The Avett Brothers :: Magpie and the Dandelion

TheAvettBrothers-MagpieDandelionHalf a cup of country rock, a hint of folk, sprinkles of banjo and, last but not least, the little indie cherry on top. The Avett Brothers have the recipe for their eighth studio album Magpie and the Dandelion. The tunes are sweet, all of them.

The band made a decision on this album that musical progression will not be tackled, and in the age of fan anticipation, it may have worked out for the better. Why change a recipe if it tastes good every time? Magpie and the Dandelion offers rich melodies with a beautifully controlled voice throughout the album, making this yet another perfect blend for the Brothers.

They have had better moments with previous albums, not all of the Magpie songs surpass the talent of ‘February Seven’ on their The Carpenter album. But this record is a safe call for fans – nothing over the top, and no way to disappoint. In a way, one must wonder why The Avett Brothers didn’t want to kick things up a notch, and break out of their comfort shell.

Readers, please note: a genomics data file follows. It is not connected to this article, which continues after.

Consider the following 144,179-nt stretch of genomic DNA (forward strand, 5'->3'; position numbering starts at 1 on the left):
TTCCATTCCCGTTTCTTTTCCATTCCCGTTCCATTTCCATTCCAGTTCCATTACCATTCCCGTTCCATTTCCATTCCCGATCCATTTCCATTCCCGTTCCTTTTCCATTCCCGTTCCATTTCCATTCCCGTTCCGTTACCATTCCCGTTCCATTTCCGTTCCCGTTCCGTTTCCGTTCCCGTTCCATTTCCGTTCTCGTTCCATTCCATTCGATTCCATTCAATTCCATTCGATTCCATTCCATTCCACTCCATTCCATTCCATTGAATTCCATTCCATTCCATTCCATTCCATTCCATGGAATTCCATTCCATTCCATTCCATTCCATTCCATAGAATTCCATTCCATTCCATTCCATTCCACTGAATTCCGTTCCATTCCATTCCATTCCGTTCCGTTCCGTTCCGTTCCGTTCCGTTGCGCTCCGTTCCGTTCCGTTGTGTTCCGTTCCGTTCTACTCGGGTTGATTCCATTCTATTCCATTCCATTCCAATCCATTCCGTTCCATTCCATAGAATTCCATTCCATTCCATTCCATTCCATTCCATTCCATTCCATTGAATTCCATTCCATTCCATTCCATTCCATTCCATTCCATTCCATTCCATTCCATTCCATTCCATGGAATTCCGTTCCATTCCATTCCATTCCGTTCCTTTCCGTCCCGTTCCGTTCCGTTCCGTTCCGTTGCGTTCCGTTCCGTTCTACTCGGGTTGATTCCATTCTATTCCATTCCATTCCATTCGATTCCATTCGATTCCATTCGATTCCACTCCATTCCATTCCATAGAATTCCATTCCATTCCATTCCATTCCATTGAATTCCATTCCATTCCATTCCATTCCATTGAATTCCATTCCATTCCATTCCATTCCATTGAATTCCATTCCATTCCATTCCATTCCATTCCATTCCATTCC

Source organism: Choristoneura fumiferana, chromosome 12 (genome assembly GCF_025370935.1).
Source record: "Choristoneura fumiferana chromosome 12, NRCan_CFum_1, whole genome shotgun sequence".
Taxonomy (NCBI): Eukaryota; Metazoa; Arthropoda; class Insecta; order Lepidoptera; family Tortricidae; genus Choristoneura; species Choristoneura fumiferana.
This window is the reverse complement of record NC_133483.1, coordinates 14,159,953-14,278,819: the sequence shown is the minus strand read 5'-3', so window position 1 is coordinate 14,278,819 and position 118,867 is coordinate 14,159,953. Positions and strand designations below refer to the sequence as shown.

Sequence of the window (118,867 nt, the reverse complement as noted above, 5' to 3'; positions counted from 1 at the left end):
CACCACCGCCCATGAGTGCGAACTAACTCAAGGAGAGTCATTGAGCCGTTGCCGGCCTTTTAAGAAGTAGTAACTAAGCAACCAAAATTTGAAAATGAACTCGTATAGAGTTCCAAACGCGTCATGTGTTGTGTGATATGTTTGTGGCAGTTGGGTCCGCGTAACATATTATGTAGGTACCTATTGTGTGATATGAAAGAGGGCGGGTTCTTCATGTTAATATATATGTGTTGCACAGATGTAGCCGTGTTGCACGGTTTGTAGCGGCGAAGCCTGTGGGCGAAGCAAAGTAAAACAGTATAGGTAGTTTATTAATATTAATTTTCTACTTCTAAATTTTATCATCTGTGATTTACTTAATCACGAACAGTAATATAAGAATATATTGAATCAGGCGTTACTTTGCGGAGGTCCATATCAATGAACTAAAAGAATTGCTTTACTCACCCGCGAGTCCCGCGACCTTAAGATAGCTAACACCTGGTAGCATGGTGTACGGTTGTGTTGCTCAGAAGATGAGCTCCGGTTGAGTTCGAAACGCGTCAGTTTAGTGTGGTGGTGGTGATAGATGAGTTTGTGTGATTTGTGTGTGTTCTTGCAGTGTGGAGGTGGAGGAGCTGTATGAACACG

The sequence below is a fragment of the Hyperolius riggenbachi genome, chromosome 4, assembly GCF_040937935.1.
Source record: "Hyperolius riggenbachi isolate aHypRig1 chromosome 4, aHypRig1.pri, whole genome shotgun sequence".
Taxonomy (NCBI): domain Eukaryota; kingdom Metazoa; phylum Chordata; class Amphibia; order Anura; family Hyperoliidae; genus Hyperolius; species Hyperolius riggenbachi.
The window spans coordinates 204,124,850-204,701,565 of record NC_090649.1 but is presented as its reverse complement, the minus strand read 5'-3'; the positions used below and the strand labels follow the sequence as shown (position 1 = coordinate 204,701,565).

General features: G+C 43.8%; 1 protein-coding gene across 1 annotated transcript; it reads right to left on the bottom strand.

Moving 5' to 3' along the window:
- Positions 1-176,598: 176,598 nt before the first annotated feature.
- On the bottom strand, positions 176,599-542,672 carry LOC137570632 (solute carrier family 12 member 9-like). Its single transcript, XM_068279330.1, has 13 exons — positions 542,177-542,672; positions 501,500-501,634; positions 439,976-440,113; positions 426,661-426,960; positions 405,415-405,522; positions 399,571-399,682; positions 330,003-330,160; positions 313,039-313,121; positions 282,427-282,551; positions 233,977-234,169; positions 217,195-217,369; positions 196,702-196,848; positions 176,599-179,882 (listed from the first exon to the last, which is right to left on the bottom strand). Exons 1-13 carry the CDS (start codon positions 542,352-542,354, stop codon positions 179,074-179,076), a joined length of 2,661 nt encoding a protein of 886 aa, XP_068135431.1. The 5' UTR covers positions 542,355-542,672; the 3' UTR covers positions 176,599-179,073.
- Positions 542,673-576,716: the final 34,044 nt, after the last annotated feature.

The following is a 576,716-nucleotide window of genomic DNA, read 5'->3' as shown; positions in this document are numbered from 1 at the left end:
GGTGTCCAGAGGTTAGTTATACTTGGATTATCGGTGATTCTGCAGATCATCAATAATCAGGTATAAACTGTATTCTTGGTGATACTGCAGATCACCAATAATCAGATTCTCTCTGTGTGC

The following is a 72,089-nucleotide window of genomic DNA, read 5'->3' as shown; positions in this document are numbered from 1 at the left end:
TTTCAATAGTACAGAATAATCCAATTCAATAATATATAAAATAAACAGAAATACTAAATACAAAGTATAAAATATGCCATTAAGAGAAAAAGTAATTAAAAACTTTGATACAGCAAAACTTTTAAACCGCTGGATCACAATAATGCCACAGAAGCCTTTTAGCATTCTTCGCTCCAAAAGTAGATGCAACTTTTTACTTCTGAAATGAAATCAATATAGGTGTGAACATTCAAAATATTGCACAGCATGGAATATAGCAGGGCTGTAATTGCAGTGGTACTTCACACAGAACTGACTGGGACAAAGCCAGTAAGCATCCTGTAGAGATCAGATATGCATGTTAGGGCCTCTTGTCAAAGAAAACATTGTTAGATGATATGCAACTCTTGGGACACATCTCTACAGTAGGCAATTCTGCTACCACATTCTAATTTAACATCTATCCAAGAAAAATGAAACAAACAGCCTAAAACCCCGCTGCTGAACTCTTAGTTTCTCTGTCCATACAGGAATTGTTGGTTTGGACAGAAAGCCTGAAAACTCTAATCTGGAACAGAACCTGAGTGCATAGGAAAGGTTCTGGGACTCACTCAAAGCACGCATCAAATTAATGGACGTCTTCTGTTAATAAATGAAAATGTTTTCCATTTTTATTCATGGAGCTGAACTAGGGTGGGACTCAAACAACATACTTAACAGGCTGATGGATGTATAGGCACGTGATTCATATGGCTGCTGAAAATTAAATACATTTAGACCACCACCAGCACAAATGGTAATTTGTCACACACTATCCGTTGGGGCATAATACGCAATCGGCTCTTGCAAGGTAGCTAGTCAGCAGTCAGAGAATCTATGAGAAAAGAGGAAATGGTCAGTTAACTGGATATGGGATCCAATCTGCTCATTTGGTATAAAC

TheAvettBrothersStill, there are some songs on the album that play to their good ol’ sound, leading to a permanent “Aha! That’s them!” moment. Songs such as ‘Bring Your Love to Me’, ‘Never Been Alive’, and ‘Good to You’ are truly the home-hitters on this album. The lyrics are like liquid gold, and the songs taste just as sweet.

This is another album that I’d like to call an all-seasons album, which means that you can listen to this album in all moods, in different environments, and at different times of the day. Their sound is everlasting because it’s got hints of the solid rockers from the past, and strategically fits in their indie-folk tunes, which can be enjoyed by all of good taste.

Overall, Magpie and the Dandelion did not impress; it had nothing new to offer and, frankly, not many of their catchy songs came through on this album as much as on their previous albums. But, I will leave this on a good note: the Avett Brothers can understand that old is gold, which is exactly what this album personifies.

For more information on the Avett Brothers, visit www.theavettbrothers.com.

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